The purpose of this study was to assess the validity of 3 readily available, secondary data sources on food outlets within an 8-county region of South Carolina by conducting a comprehensive field census, including ground-truthing and ascertainment of geographic coordinates. We assessed validity by considering both count accuracy and geospatial accuracy and the influence of level of urbanization.
This study was part of a larger effort to develop spatial accessibility measures of the built food environment for urban and rural areas. The geographically contiguous area included 1 urban county (Richland) and 7 rural counties (Calhoun, Chester, Clarendon, Fairfield, Kershaw, Lancaster, and Orangeburg) in the Midlands region of South Carolina (Figure 1). The study area covered 5,575 square miles (8,920 km2) and a population of more than 620,000. The study was reviewed by the institutional review board of the University of South Carolina and considered exempt.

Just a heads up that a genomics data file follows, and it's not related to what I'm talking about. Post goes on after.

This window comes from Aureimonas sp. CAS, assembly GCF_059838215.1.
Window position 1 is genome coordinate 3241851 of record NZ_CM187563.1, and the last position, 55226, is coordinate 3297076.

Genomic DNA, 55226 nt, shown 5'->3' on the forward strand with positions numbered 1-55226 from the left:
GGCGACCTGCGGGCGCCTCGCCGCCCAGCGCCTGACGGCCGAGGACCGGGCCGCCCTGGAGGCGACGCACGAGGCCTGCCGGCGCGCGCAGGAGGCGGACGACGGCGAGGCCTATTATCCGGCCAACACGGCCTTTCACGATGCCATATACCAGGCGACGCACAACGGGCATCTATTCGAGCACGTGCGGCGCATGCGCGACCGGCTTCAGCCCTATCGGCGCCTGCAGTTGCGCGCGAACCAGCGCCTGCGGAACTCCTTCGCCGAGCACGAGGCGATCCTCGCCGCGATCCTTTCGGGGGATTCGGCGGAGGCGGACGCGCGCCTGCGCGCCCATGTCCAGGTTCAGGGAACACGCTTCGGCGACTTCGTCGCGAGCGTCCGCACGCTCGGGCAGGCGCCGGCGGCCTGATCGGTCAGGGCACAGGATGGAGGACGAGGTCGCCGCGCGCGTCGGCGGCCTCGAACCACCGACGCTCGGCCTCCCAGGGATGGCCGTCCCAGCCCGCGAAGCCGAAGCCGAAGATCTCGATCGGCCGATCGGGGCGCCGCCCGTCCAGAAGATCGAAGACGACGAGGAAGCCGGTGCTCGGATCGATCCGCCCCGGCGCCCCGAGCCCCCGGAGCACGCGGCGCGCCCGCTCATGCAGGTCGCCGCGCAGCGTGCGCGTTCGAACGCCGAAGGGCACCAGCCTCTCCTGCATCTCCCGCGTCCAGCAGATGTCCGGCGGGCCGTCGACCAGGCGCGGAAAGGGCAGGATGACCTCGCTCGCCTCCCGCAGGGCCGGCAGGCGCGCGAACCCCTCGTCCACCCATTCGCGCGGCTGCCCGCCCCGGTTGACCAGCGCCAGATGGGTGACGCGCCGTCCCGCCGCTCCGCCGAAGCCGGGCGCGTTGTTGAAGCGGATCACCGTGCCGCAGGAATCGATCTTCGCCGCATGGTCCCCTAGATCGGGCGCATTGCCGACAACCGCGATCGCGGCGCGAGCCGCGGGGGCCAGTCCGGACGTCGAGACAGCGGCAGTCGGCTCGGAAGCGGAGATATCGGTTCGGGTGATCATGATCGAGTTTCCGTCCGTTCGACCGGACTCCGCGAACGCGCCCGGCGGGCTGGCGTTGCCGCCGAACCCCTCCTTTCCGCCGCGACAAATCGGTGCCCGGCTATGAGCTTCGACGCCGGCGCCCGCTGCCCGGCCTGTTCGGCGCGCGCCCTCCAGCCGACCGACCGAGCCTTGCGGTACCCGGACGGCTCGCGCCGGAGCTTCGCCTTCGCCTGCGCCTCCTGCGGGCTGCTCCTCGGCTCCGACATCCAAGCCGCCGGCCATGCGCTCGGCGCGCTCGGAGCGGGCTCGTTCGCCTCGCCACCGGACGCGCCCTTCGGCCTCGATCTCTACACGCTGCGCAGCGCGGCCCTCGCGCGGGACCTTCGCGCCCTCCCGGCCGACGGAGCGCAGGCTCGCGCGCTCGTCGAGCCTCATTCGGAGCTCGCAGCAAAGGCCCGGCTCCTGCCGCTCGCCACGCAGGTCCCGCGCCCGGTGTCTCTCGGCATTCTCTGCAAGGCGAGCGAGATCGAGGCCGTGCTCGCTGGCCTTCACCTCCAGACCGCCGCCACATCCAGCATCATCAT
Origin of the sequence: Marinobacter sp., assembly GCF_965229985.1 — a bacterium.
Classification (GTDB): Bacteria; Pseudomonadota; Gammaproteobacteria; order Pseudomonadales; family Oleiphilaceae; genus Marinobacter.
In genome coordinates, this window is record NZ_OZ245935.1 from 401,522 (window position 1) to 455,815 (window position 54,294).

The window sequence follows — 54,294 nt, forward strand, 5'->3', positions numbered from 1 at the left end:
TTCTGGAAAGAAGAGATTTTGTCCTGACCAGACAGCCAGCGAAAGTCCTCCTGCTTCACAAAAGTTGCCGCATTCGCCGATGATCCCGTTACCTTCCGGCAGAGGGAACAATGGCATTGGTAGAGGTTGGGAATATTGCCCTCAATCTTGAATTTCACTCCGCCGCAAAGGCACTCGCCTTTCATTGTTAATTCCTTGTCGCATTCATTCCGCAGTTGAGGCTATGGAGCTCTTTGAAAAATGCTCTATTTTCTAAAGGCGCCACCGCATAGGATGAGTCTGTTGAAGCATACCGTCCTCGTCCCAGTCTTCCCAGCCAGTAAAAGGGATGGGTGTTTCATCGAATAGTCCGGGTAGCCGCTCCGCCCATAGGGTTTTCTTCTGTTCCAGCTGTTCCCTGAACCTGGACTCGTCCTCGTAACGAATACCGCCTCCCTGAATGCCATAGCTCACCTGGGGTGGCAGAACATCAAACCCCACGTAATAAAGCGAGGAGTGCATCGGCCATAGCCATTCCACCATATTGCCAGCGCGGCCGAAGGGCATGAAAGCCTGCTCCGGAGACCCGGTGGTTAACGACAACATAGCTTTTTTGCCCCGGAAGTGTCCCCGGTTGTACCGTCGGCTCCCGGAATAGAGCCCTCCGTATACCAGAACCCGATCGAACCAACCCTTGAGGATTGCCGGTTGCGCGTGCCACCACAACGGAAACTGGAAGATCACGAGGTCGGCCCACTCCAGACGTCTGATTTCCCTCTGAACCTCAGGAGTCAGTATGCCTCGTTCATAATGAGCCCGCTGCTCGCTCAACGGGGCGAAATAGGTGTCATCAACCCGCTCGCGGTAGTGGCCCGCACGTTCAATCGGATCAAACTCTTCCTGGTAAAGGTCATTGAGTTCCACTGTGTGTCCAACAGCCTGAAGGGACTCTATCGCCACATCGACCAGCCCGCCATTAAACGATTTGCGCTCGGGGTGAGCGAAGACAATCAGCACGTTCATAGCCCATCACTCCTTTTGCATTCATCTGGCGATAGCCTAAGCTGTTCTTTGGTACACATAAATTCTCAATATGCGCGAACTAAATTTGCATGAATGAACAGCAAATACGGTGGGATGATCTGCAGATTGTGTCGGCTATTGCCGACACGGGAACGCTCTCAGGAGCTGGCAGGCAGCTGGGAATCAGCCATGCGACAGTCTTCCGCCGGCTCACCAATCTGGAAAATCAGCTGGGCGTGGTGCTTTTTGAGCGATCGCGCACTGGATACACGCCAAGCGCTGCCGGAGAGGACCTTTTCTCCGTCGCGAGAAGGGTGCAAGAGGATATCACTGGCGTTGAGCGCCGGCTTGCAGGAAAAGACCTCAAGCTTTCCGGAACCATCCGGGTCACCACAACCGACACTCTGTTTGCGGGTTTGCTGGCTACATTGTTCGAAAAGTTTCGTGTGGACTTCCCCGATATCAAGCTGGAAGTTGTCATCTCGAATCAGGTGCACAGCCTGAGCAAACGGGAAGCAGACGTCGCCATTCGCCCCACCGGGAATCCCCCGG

Data on food outlets were obtained from 3 secondary data sources. We obtained the Licensed Food Services Facilities Database, which we have used previously (13), from the South Carolina Department of Health and Environmental Control (DHEC) in the summer of 2008. This database lists all facilities that sell prepared foods in South Carolina. Simultaneously, we obtained commercial data from D&B. We obtained commercial data from InfoUSA in February 2009 after recognizing that the addition of another data source would facilitate our fieldwork.